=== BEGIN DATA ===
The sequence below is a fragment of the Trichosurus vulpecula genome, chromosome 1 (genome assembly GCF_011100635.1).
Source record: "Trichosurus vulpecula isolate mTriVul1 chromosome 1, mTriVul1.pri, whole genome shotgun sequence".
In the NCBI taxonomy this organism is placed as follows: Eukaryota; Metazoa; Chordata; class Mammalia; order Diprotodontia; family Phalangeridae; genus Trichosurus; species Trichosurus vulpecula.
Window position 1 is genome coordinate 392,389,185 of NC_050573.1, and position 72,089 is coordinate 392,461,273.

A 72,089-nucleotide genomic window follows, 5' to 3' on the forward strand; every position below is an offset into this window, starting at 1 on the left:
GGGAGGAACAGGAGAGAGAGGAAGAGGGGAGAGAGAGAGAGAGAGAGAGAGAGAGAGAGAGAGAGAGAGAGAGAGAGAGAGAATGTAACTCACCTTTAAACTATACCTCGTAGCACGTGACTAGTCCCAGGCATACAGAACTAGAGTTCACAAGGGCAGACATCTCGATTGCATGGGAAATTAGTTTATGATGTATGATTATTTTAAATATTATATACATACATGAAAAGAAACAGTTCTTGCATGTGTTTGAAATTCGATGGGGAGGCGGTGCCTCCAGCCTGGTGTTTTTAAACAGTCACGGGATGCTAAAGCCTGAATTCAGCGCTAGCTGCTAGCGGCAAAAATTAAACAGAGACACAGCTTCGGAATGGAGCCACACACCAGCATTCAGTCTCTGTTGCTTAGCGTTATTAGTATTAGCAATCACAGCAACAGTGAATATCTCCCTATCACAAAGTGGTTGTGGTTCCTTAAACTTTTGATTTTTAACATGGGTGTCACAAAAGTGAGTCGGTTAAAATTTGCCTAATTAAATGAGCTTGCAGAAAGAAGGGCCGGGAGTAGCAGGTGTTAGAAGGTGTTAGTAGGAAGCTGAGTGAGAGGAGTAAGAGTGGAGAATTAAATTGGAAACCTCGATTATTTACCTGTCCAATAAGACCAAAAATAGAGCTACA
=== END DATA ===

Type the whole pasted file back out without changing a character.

The sequence below is a fragment of the Trichosurus vulpecula genome, chromosome 1 (genome assembly GCF_011100635.1).
Source record: "Trichosurus vulpecula isolate mTriVul1 chromosome 1, mTriVul1.pri, whole genome shotgun sequence".
In the NCBI taxonomy this organism is placed as follows: Eukaryota; Metazoa; Chordata; class Mammalia; order Diprotodontia; family Phalangeridae; genus Trichosurus; species Trichosurus vulpecula.
Window position 1 is genome coordinate 392,389,185 of NC_050573.1, and position 72,089 is coordinate 392,461,273.

A 72,089-nucleotide genomic window follows, 5' to 3' on the forward strand; every position below is an offset into this window, starting at 1 on the left:
GGGAGGAACAGGAGAGAGAGGAAGAGGGGAGAGAGAGAGAGAGAGAGAGAGAGAGAGAGAGAGAGAGAGAGAGAGAGAGAGAATGTAACTCACCTTTAAACTATACCTCGTAGCACGTGACTAGTCCCAGGCATACAGAACTAGAGTTCACAAGGGCAGACATCTCGATTGCATGGGAAATTAGTTTATGATGTATGATTATTTTAAATATTATATACATACATGAAAAGAAACAGTTCTTGCATGTGTTTGAAATTCGATGGGGAGGCGGTGCCTCCAGCCTGGTGTTTTTAAACAGTCACGGGATGCTAAAGCCTGAATTCAGCGCTAGCTGCTAGCGGCAAAAATTAAACAGAGACACAGCTTCGGAATGGAGCCACACACCAGCATTCAGTCTCTGTTGCTTAGCGTTATTAGTATTAGCAATCACAGCAACAGTGAATATCTCCCTATCACAAAGTGGTTGTGGTTCCTTAAACTTTTGATTTTTAACATGGGTGTCACAAAAGTGAGTCGGTTAAAATTTGCCTAATTAAATGAGCTTGCAGAAAGAAGGGCCGGGAGTAGCAGGTGTTAGAAGGTGTTAGTAGGAAGCTGAGTGAGAGGAGTAAGAGTGGAGAATTAAATTGGAAACCTCGATTATTTACCTGTCCAATAAGACCAAAAATAGAGCTACA